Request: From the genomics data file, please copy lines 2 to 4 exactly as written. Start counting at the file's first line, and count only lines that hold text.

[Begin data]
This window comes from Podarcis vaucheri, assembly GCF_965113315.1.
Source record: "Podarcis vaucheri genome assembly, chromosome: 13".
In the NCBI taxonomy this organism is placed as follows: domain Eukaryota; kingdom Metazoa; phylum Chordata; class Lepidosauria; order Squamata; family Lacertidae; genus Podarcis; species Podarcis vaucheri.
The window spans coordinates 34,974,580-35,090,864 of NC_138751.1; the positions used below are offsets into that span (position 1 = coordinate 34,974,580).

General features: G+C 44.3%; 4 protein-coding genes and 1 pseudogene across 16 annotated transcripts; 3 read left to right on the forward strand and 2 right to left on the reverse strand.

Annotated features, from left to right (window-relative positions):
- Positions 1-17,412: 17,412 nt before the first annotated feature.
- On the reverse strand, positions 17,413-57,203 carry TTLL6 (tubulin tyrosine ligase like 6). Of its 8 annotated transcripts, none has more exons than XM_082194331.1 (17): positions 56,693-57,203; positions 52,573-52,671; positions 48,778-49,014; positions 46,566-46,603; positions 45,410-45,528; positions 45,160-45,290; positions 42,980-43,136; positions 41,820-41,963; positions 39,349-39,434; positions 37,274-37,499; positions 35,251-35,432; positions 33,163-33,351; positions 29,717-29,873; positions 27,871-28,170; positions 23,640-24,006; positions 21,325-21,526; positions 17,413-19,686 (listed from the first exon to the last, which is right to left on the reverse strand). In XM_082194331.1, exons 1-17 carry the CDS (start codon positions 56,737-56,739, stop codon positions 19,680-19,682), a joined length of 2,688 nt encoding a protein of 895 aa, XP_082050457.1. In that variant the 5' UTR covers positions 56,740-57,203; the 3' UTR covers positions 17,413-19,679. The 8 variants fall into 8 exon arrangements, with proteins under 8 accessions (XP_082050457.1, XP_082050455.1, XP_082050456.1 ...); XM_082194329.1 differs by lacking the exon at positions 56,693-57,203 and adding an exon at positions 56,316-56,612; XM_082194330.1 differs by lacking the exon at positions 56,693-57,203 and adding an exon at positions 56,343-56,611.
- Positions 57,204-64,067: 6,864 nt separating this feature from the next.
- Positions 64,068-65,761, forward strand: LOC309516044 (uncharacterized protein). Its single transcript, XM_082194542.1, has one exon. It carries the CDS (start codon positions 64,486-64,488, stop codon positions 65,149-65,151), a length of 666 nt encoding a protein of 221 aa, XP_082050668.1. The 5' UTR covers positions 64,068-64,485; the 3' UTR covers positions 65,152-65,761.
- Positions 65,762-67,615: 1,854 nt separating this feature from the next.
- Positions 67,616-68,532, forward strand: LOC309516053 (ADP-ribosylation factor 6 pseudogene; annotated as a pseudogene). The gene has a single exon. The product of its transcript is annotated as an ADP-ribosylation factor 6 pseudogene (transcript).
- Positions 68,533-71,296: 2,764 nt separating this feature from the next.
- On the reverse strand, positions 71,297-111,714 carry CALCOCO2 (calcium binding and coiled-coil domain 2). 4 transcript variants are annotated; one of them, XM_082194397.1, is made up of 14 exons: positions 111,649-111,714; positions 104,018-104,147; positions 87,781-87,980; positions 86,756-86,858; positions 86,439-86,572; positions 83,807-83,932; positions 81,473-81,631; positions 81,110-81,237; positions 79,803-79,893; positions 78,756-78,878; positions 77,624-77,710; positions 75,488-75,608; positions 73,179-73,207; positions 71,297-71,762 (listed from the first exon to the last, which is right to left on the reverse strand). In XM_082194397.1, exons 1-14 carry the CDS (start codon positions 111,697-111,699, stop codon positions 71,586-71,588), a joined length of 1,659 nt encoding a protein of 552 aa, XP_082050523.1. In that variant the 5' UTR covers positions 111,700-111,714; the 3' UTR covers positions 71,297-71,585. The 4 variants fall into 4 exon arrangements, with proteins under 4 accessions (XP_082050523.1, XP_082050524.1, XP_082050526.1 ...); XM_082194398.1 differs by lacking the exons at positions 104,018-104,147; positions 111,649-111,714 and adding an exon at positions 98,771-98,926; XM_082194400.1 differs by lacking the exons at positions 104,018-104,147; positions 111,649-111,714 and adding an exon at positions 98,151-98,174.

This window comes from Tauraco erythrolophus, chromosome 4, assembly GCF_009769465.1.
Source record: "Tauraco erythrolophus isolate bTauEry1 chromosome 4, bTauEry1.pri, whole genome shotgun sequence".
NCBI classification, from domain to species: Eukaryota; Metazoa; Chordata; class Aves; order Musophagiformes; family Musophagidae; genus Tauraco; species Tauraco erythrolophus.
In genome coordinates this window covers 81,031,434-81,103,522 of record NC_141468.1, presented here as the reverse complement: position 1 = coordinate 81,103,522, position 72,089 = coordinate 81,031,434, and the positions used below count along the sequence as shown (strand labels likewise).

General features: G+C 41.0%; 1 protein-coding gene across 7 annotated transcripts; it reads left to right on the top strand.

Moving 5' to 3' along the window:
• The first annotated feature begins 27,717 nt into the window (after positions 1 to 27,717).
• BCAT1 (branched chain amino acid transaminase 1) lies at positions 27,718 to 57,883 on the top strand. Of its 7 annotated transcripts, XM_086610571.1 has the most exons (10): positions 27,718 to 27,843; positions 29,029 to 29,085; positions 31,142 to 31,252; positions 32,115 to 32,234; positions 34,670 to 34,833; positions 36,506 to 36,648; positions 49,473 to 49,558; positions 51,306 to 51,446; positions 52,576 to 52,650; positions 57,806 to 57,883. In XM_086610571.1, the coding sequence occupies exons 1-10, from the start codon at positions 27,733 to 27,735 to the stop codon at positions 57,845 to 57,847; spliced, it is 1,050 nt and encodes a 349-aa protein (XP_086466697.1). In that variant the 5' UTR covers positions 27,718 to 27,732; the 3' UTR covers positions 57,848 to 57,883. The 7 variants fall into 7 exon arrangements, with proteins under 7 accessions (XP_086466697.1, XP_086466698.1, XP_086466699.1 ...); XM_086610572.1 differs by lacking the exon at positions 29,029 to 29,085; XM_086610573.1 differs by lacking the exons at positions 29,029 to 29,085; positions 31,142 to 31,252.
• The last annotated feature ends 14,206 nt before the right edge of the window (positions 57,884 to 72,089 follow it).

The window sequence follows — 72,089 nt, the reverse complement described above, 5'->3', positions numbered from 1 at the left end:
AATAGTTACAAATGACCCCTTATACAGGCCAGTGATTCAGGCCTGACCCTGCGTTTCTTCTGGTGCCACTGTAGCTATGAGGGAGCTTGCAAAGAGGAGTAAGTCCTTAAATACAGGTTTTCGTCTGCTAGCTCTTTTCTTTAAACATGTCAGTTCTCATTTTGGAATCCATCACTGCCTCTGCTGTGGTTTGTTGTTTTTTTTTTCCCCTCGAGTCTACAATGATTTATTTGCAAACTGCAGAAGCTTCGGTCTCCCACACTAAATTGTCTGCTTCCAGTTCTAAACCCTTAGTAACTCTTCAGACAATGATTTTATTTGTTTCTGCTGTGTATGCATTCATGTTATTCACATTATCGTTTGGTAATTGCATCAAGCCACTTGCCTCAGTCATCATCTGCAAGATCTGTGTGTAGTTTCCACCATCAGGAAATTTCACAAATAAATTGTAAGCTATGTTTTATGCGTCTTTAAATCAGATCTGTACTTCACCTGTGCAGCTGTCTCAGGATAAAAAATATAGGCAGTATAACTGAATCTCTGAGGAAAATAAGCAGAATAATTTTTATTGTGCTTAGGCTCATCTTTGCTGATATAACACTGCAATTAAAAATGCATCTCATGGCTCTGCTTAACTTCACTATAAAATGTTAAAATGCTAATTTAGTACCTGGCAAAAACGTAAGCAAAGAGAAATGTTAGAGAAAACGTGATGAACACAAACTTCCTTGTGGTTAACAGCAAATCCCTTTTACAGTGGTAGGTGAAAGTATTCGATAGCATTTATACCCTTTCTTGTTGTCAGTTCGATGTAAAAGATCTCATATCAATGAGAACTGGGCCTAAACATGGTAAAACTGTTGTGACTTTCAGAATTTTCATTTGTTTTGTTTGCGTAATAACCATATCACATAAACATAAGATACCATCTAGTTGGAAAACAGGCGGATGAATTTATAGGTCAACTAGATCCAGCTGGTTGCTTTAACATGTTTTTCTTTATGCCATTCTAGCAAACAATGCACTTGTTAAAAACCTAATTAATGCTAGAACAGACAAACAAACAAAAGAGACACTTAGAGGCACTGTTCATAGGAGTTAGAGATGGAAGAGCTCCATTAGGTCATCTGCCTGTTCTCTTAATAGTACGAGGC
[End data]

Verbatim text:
Source record: "Podarcis vaucheri genome assembly, chromosome: 13".
In the NCBI taxonomy this organism is placed as follows: domain Eukaryota; kingdom Metazoa; phylum Chordata; class Lepidosauria; order Squamata; family Lacertidae; genus Podarcis; species Podarcis vaucheri.
The window spans coordinates 34,974,580-35,090,864 of NC_138751.1; the positions used below are offsets into that span (position 1 = coordinate 34,974,580).